Tag Archives: Mary Sue

Hero or Superhero

Usually by this time on Tuesdays, I have an idea about what I’m going to blog about. Heck, I usually have an idea when I get up. Sometimes I even have the post written the night before. But not today. I blame yesterday for it. Between painting and taking down cabinets and an emergency plumbing repair (nothing serious, just threw off my timing on the other projects), my brain wasn’t on writing or blogging. To be honest, I needed a day like that. But, it meant this morning, I was scrambling for a topic.

So I did what I sometimes do in that situation. I went to other blogs, social media feeds, etc., and looked to see what folks were talking about. I came across a couple of different threads on different sites about what readers look for in main characters, especially in genre fiction. The phrasing was different but it all came down to one main question: do readers want heroes or superheroes for their main characters? Or, to put it a little differently, do they want flawed characters who have issues to overcome and who might grow some during the course of the book or story arc or do they want that perfect character who, like Clark Kent, swoops in to save the day and rarely has a hangnail, much less anything seriously go wrong in their life?

In one of the discussions I looked at, someone commented that they didn’t think you needed a character to have flaws or to “grow”. They pointed out characters like James Bond and Indiana Jones and asked how they “grew”. I think those two stood out to me the most and for different reasons. Ian Fleming wrote Bond, at least in my eyes, as the “perfect” man. He could get and bed any woman he wanted. He was the perfect spy. He was the man most other men wanted to be. There’s no problem with that. For the time when the books were written and for the genre involved, that’s what readers and publishers wanted. Besides, for every James Bond, you had a George Smiley. John le Carré wrote Smiley as an older man, one who had fallen from grace in the intelligence community. He was not the perfect man and he had a past to overcome. In my mind, in many ways, he was much more interesting than Bond ever could be.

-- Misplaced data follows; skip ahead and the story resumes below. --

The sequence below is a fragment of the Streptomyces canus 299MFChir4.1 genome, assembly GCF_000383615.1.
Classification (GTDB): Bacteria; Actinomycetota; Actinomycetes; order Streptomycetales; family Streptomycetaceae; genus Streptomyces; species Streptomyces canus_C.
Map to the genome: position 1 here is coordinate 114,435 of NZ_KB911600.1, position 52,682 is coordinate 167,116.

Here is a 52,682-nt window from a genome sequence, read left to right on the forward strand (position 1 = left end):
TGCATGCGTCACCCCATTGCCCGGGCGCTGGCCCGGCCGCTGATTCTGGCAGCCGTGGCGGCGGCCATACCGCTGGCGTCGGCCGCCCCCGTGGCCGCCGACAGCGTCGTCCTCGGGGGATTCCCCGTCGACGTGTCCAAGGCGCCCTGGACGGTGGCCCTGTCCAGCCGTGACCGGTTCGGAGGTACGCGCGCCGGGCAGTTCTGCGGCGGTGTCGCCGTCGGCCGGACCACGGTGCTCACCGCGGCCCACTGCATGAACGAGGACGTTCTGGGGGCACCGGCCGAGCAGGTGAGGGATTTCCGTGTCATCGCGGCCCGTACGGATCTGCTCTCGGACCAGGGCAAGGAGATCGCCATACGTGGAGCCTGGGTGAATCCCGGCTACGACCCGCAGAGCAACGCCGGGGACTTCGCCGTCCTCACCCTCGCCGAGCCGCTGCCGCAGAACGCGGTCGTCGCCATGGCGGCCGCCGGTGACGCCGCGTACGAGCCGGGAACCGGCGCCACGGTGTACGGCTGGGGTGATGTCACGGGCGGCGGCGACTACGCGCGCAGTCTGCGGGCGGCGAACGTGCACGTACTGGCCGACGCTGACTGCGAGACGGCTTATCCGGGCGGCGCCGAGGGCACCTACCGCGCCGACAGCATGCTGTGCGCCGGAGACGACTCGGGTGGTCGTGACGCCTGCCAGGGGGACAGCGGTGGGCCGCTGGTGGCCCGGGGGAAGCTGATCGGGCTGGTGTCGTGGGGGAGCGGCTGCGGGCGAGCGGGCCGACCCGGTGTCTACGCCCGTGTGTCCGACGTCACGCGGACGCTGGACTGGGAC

As for Indiana Jones, he was far from perfect. While those imperfections didn’t cripple him, they were there. He was impulsive. He didn’t always think through the consequences of his actions, even when those actions might put others in danger. He had daddy issues. We see some growth, especially with regard to the daddy issues in the third film. (We won’t mention the fourth film. Please don’t mention the fourth film.)

But, where my mind went first when I saw the original discussion was my own reading and David Webber’s Honor Harrington. One of the things I loved about Honor from the very beginning was that she wasn’t perfect. Sure, because of her genetic background, she was taller and stronger than some. She was also a brilliant Naval officer. But she had her own ghosts and insecurities. Those could come close to crippling her. She had a temper and a streak of vengeance a mile wide. Both of which cost her as well, at least early into the series.

I loved seeing her shine as a Naval officer and then seeing the insecurities as a “normal” person. I’ve known people like that. They excel in the office or boardroom, in the surgical suite or at the front of a classroom. But put them into a social setting and they suddenly think they are unworthy, ugly, insecure, whatever. That was Honor. Over the course of the first three or four books, we get to see her grow as a person. She was already a strong officer but as a “woman”, she had a long way to go.